Best fantasy option: Brady Tkachuk, LW

This is an interesting one. THN’s Pool Guide has Tim Stützle projected to lead the team in scoring with 76 points, but BetMGM’s over/under bet has Alex DeBrincat at the top of the list with 80. Tkachuk was the leading scorer with 67 points last season, but on a per game basis, both Josh Norris and Drake Batherson scored at a higher pace. This is a good problem to have; it shows the Sens are flush with talent, and for fantasy managers, picking a Sens player is no longer a black hole and we can forget about scrolling through pages of names to find Tyler Ennis for a streaming play. Their top-six could be as talented as any other team in the league.

However, Tkachuk stands out because he’s arguably a top-five player in banger leagues. He’s part of a very, very exclusive 20-100-200-200 club; a minimum of 20 goals, 100 PIM, 200 shots and 200 hits in a single season. In the cap era, there have been only 35 instances of a player completing the first three tasks, which was accomplished by 21 different players, but only two players have managed to hit all four milestones: David Backes and Tkachuk. Tkachuk’s a fantasy unicorn.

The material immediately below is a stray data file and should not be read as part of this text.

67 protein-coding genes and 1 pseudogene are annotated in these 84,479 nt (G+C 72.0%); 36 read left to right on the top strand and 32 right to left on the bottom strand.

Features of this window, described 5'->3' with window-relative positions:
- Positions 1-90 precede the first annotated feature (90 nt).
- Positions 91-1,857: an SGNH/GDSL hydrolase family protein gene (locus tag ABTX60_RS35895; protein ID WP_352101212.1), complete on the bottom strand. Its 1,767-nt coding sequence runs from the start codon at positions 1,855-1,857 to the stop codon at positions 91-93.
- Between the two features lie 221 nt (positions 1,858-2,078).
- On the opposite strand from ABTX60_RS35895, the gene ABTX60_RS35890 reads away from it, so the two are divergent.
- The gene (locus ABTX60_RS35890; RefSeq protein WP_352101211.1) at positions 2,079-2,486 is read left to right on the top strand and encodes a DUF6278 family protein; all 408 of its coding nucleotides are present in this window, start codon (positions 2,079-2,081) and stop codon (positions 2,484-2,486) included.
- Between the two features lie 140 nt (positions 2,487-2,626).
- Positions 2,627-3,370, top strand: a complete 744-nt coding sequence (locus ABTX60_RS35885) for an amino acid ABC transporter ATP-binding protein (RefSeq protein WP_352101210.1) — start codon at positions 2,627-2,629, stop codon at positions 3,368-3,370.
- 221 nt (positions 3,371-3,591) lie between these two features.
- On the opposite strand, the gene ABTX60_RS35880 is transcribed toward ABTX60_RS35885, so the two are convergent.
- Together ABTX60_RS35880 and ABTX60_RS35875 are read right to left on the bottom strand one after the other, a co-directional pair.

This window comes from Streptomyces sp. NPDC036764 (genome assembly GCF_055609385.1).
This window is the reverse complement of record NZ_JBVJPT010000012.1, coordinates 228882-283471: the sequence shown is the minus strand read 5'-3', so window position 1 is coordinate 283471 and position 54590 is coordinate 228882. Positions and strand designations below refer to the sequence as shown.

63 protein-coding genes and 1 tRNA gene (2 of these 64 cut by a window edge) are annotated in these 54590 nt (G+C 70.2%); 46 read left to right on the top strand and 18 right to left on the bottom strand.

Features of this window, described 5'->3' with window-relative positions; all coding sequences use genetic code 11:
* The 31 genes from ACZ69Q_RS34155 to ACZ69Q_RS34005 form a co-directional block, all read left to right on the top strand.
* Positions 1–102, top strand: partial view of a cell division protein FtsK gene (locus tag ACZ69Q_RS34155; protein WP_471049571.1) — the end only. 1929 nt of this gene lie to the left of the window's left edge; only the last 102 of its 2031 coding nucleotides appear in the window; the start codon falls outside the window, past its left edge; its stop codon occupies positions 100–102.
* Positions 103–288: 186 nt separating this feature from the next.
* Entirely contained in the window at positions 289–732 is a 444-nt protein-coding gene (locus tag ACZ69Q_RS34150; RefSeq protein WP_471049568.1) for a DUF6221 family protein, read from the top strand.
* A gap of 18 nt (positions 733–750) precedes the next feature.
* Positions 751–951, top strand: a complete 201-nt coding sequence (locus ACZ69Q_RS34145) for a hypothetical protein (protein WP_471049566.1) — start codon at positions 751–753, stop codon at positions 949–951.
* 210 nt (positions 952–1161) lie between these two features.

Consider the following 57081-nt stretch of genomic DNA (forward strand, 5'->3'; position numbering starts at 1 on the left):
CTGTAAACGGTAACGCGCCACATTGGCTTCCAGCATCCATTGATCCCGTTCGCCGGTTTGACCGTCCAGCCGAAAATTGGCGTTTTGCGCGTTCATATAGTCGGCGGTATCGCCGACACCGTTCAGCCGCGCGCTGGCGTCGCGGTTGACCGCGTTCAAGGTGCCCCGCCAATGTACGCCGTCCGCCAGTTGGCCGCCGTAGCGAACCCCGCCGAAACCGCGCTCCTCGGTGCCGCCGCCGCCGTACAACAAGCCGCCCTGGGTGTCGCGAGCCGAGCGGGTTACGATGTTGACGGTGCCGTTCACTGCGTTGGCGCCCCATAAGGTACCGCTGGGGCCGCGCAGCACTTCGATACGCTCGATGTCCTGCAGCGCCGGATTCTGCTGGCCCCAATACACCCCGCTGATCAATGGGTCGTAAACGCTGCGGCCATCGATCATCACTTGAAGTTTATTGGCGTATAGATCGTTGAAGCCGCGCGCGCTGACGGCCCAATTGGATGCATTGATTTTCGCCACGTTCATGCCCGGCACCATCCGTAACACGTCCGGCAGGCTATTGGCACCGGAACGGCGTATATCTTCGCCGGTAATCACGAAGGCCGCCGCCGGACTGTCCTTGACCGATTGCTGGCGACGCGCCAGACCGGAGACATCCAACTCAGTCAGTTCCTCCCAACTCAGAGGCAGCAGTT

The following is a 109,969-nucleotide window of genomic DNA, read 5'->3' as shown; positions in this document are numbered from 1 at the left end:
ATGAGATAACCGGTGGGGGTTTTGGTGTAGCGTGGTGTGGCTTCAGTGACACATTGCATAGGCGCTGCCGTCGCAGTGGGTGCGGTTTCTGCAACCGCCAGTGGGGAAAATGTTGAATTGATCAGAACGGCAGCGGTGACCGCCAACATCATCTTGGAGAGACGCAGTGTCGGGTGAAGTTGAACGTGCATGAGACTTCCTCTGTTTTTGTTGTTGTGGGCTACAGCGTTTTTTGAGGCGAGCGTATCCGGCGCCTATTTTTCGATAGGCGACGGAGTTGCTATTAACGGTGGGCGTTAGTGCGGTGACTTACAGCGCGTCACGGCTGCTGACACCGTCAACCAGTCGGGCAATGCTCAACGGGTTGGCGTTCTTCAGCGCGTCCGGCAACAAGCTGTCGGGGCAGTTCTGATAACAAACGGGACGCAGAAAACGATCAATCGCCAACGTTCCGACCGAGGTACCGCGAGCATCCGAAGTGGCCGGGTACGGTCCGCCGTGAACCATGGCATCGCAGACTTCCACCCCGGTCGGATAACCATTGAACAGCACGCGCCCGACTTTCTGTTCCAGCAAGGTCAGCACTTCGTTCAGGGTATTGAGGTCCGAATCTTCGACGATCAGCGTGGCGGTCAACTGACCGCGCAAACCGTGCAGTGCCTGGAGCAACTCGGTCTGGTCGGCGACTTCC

Hidden gem: Shane Pinto, C

We’re going off the board here but Pinto is another name on a long list of prospects Dorion had accumulated during his roster overhaul. Limited to just five games due to injury last season, the former 32nd overall pick in the 2019 draft is known as a very effective two-way player and starred for two seasons at the University of North Dakota and at the 2020 World Junior Championship with USA, tied for the team lead in scoring with four goals with Arthur Kaliyev and finished second in points to Trevor Zegras. The Sens roster is in flux because it’s not entirely certain who will be the No. 2 center behind Norris – Stützle or Giroux could potentially play in that spot – but Pinto, who is a natural center, will be part of that mix. If he finds himself flanked by quality wingers, of which the Sens have plenty, Pinto might earn a Calder vote or two. If Pinto is too much of a reach, then check out Alex Formenton, who offers up 20-goal and 100-hit upside who can move up and down the lineup with ease, and also fellow rookie Jake Sanderson, Pinto’s teammate at UND and an all-around rearguard coming off a hand injury that prevented him from making his NHL debut last season.